FLATOW: And how do you train astronauts to become professional photographers with 3-D IMAX?

Ms. MYERS: That's really easy because astronauts are really smart, and they wouldn't be astronauts if they weren't the best learners in the world. So James Neihouse, our director of photography and crew trainer and I go down there and spend about 28 to 30 hours with the crew, spread over eight months in advance of the flight. And we during that time train ourselves about the mission in terms of what's going on. We develop a shopping list of scenes with them and show them how to operate the camera, and it's always a joy to do that.

FLATOW: 1-800-989-8255. Lots of people want to ask questions. So let's go to Ian(ph) in Akron. Hi, Ian.

IAN (Caller): Hey there, how are you?

FLATOW: Hey there.

IAN: Great show today, by the way. I wanted to inquire about how exactly is the rollout being planned for the 3-D, you know, TV movement that's going to happen in terms of like, you know, CNN or ESPN or, you know, the cooking station or, you know, whatever the viewer wants to watch. How will that actually come to pass in terms of, if I buy the TV, when will I be able to actually access the things that I'm used to in 3-D?

FLATOW: Or are there going to be separate 3-D channels like there are high-definition channels now?

IAN: That's what I'm thinking. And I was just wondering: Do we know anything about how that actually is planned to roll out because I've just heard of these TVs recently and I didn't know if, you know, even with when it comes to gaming, like you just said, like are there going to be separate fees for such use, and, like, do I like - are there going to be (unintelligible) channels emerging?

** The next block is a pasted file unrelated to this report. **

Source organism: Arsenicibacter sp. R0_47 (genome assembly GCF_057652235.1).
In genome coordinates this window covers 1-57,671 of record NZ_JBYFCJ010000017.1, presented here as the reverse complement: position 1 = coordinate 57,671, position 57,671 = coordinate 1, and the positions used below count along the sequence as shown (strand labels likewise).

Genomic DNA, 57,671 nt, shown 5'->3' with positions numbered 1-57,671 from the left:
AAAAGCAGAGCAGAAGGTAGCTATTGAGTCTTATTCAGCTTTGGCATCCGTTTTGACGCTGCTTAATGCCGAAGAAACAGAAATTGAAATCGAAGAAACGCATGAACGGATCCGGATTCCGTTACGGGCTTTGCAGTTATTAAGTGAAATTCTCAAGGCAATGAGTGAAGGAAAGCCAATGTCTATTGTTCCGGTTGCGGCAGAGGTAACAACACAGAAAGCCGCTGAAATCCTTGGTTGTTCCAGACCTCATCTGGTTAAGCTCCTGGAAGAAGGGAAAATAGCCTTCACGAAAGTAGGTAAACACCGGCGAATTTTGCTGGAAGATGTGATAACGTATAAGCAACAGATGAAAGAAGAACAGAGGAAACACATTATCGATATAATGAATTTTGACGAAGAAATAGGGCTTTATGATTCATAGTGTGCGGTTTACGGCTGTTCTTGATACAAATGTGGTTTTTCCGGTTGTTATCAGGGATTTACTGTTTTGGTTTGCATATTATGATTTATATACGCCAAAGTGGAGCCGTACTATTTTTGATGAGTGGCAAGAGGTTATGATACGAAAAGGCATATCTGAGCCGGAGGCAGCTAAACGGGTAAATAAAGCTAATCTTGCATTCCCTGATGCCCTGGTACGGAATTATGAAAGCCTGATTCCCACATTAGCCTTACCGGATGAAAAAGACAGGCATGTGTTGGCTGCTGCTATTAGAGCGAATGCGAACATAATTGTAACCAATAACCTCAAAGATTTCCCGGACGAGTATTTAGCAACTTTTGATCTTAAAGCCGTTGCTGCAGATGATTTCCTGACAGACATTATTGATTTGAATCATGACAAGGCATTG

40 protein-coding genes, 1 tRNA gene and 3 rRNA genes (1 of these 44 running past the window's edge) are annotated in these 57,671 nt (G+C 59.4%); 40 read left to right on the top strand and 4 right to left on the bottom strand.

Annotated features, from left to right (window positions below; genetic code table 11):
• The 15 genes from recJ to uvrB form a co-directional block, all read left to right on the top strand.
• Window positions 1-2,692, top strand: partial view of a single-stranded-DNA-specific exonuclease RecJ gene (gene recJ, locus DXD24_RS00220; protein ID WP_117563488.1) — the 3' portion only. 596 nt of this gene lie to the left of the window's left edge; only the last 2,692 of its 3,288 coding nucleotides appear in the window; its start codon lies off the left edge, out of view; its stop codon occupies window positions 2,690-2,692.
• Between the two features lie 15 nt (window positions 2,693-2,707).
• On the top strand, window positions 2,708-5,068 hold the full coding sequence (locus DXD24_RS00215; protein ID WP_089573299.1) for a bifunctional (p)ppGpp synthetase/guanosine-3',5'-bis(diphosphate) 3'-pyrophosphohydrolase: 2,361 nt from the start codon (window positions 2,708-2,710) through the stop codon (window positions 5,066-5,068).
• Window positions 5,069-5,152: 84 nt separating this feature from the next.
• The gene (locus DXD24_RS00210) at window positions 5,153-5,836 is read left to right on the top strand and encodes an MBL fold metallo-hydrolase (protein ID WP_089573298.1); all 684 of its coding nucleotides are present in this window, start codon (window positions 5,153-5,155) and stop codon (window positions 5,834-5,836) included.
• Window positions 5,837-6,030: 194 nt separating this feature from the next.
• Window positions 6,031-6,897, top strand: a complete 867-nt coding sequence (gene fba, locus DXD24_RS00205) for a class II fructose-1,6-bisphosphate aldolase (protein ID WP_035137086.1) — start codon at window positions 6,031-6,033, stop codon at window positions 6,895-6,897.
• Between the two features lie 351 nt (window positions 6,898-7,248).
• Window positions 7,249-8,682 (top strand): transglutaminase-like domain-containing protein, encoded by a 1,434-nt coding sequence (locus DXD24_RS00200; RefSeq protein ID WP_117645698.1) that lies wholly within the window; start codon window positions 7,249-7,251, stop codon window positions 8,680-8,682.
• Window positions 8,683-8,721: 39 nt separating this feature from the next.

FLATOW: All right, let me ask Priya. Priya Ganapati of Wired, can you give us some hint on that?

Ms. GANAPATI: We are going to see a lot of 3-D channels come out this year. For instance, let's start with Europe first. In Europe, you're going to see SkyTV launch its first 3-D channel on April 3rd. So that's just only next month, and this SkyTV 3-D channel will be available to SkyTV subscribers at no extra cost. So they are making a big move there.

In the U.S., we're going to see Discovery and ESPN both launch 3-D channels by the end of the year. ESPN has said that starting June 11th with the 2010 FIFA World Cup, it's going to start offering sports events in 3-D on its 3-D channels.

Discovery hasn't said exactly when it's going to kick off 3-D programming, but it promises it will be before the end of the year.

DirectTV is going to have three 3-D channels in the U.S., and we're going to see another major event later next week with Madison Square Garden live broadcasting a 3-D game, a hockey game in 3-D for the first time.

FLATOW: I heard there was a golf game that was going to be also...

Ms. GANAPATI: Right.

FLATOW: Yeah. Why can't we just retrofit our old, high-definition TV with some box that might turn it into 3-D?

Ms. GANAPATI: I think the way it's because of this your TV has to blast out images, an alternating set of images for your eyes, and that's what's called a refresh rate, so the rate at which the TV sends out those frames.

And traditional LCD or plasma TVs that we have right now do not have a high enough refresh rate to let you watch 3-D TV. There are also some other internal modifications that have to be made. For instance, you have to have some kind of infrared technology inside the TV that will communicate with your glasses so that the images on the TV are in synch with your glasses. You need to have a connector.

So there's a whole bunch of equipment that goes inside the TV to make sure that it works with 3-D.

FLATOW: And I guess we won't know how well it will be accepted until it actually comes out. Do we have a rollout date for the first one?

Ms. GANAPATI: Panasonic has said that it's going to have its first 3-D TV bundle available by the end of the month. They did put out a few units, which were all sold out, but they're going to be available at Best Buy at the end of the month. And this is going to be 50-inch TVs, which include a 3-D Blu-ray player and a set of glasses.

FLATOW: All right, we're going to take a break and come back and talk more with Toni Myers and Priya Ganapati. Also, we're going to be joined by Lenny Lipton, who is president and chief science officer at Oculus3D. He'll tell us more about the movie industry. So stay with us. We'll be right back after this short break. Our number, 1-800-989-8255. You can also see a 3-D movie or a little bit of a 3-D about the 3-D movies on sciencefriday.com and watch a little bit of "Hubble 3D." So stay with us. We'll be right back after this short break.